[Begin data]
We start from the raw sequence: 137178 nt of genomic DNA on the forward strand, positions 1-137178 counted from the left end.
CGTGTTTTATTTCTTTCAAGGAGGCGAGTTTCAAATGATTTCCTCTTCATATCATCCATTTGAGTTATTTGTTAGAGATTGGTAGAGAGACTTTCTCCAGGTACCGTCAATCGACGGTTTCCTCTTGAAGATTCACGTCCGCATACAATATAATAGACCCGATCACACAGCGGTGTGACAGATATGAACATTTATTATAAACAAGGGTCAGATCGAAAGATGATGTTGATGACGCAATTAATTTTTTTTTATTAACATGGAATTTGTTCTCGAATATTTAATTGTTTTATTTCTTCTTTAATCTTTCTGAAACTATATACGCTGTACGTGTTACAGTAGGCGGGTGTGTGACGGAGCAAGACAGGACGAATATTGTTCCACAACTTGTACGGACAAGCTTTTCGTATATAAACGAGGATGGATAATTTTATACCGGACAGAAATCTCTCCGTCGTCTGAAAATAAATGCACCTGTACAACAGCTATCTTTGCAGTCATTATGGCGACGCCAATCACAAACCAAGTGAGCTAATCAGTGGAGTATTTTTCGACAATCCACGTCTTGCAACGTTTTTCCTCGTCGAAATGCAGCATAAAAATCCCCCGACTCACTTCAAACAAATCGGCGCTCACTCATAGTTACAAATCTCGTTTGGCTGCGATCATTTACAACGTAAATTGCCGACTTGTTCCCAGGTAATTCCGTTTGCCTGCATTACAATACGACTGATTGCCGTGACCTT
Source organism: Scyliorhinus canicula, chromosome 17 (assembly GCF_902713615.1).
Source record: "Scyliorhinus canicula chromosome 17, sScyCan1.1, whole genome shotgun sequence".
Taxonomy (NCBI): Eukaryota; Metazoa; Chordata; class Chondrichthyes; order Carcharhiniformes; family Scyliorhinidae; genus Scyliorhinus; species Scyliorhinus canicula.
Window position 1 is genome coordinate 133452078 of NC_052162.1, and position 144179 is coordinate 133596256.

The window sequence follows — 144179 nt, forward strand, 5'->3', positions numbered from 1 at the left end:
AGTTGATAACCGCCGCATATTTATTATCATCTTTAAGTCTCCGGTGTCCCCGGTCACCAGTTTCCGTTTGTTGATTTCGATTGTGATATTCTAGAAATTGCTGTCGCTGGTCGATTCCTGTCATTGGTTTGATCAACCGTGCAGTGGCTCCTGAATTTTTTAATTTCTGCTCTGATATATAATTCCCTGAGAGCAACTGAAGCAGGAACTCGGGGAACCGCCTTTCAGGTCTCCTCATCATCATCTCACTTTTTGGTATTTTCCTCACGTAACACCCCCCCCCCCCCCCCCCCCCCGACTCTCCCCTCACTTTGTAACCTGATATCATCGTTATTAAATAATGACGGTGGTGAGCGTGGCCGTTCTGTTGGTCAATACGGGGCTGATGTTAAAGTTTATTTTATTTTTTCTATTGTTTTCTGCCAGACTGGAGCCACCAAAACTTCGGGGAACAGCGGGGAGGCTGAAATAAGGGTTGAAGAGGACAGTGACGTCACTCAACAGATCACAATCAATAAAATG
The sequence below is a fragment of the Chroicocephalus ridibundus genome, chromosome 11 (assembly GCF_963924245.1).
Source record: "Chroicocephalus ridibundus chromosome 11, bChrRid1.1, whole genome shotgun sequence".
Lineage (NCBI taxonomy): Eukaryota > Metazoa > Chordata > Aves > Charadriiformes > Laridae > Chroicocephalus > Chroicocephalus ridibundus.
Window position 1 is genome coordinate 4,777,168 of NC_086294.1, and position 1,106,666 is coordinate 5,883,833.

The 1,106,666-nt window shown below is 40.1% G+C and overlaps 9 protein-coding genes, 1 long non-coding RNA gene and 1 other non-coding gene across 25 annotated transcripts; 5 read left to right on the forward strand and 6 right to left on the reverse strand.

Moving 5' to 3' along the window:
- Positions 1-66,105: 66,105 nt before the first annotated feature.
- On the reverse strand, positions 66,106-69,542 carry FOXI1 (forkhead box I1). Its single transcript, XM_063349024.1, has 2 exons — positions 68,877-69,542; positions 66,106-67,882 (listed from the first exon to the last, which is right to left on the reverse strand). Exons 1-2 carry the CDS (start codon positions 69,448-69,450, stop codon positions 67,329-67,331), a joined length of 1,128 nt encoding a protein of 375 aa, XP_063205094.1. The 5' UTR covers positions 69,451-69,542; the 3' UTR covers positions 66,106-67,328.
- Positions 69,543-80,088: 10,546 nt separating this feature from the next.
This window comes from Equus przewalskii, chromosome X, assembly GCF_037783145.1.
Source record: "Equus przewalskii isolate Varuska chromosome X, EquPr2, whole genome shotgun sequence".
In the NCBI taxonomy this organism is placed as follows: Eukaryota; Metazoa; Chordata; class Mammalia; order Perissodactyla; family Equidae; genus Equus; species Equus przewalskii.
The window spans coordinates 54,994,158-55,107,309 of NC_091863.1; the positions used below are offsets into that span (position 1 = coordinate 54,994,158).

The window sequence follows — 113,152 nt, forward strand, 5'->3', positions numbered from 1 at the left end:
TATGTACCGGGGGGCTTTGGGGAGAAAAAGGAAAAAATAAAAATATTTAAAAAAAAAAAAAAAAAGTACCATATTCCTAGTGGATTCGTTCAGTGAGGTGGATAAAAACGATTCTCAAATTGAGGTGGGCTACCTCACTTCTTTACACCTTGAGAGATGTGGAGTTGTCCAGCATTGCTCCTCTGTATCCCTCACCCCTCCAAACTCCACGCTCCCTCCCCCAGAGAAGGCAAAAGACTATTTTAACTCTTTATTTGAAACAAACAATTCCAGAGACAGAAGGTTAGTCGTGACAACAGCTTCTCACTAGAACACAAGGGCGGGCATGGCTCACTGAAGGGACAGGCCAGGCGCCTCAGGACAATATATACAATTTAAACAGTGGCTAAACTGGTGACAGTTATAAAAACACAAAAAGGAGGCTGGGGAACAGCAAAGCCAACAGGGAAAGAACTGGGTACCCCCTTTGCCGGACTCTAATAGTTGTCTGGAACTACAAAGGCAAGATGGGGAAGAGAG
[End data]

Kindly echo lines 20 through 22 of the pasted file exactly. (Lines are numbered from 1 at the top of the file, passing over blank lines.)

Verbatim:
In the NCBI taxonomy this organism is placed as follows: Eukaryota; Metazoa; Chordata; class Mammalia; order Perissodactyla; family Equidae; genus Equus; species Equus przewalskii.
The window spans coordinates 54,994,158-55,107,309 of NC_091863.1; the positions used below are offsets into that span (position 1 = coordinate 54,994,158).

The window sequence follows — 113,152 nt, forward strand, 5'->3', positions numbered from 1 at the left end: